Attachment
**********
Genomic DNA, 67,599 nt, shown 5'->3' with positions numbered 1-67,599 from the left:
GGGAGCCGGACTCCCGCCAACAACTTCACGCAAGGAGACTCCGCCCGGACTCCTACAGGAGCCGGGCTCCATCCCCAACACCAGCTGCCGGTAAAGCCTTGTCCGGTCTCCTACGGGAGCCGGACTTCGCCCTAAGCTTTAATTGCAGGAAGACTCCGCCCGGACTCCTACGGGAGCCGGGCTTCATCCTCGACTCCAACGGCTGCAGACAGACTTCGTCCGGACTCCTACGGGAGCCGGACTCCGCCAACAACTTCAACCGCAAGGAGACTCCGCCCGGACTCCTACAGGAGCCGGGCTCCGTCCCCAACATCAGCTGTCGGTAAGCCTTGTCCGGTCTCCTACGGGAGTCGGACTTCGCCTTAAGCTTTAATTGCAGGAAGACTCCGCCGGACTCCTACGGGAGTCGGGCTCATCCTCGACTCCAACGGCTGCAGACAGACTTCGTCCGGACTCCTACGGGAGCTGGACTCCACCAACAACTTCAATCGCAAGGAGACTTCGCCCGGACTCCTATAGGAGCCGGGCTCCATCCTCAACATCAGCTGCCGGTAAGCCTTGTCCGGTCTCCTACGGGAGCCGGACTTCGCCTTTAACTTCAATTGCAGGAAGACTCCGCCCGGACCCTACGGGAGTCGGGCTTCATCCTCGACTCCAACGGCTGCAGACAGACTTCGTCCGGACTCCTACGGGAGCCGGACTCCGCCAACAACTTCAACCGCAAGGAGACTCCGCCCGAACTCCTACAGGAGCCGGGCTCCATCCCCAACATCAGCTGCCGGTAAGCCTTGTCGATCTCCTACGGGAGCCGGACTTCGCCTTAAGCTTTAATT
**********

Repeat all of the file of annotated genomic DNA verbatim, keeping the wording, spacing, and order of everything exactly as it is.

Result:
Genomic DNA, 67,599 nt, shown 5'->3' with positions numbered 1-67,599 from the left:
GGGAGCCGGACTCCCGCCAACAACTTCACGCAAGGAGACTCCGCCCGGACTCCTACAGGAGCCGGGCTCCATCCCCAACACCAGCTGCCGGTAAAGCCTTGTCCGGTCTCCTACGGGAGCCGGACTTCGCCCTAAGCTTTAATTGCAGGAAGACTCCGCCCGGACTCCTACGGGAGCCGGGCTTCATCCTCGACTCCAACGGCTGCAGACAGACTTCGTCCGGACTCCTACGGGAGCCGGACTCCGCCAACAACTTCAACCGCAAGGAGACTCCGCCCGGACTCCTACAGGAGCCGGGCTCCGTCCCCAACATCAGCTGTCGGTAAGCCTTGTCCGGTCTCCTACGGGAGTCGGACTTCGCCTTAAGCTTTAATTGCAGGAAGACTCCGCCGGACTCCTACGGGAGTCGGGCTCATCCTCGACTCCAACGGCTGCAGACAGACTTCGTCCGGACTCCTACGGGAGCTGGACTCCACCAACAACTTCAATCGCAAGGAGACTTCGCCCGGACTCCTATAGGAGCCGGGCTCCATCCTCAACATCAGCTGCCGGTAAGCCTTGTCCGGTCTCCTACGGGAGCCGGACTTCGCCTTTAACTTCAATTGCAGGAAGACTCCGCCCGGACCCTACGGGAGTCGGGCTTCATCCTCGACTCCAACGGCTGCAGACAGACTTCGTCCGGACTCCTACGGGAGCCGGACTCCGCCAACAACTTCAACCGCAAGGAGACTCCGCCCGAACTCCTACAGGAGCCGGGCTCCATCCCCAACATCAGCTGCCGGTAAGCCTTGTCGATCTCCTACGGGAGCCGGACTTCGCCTTAAGCTTTAATT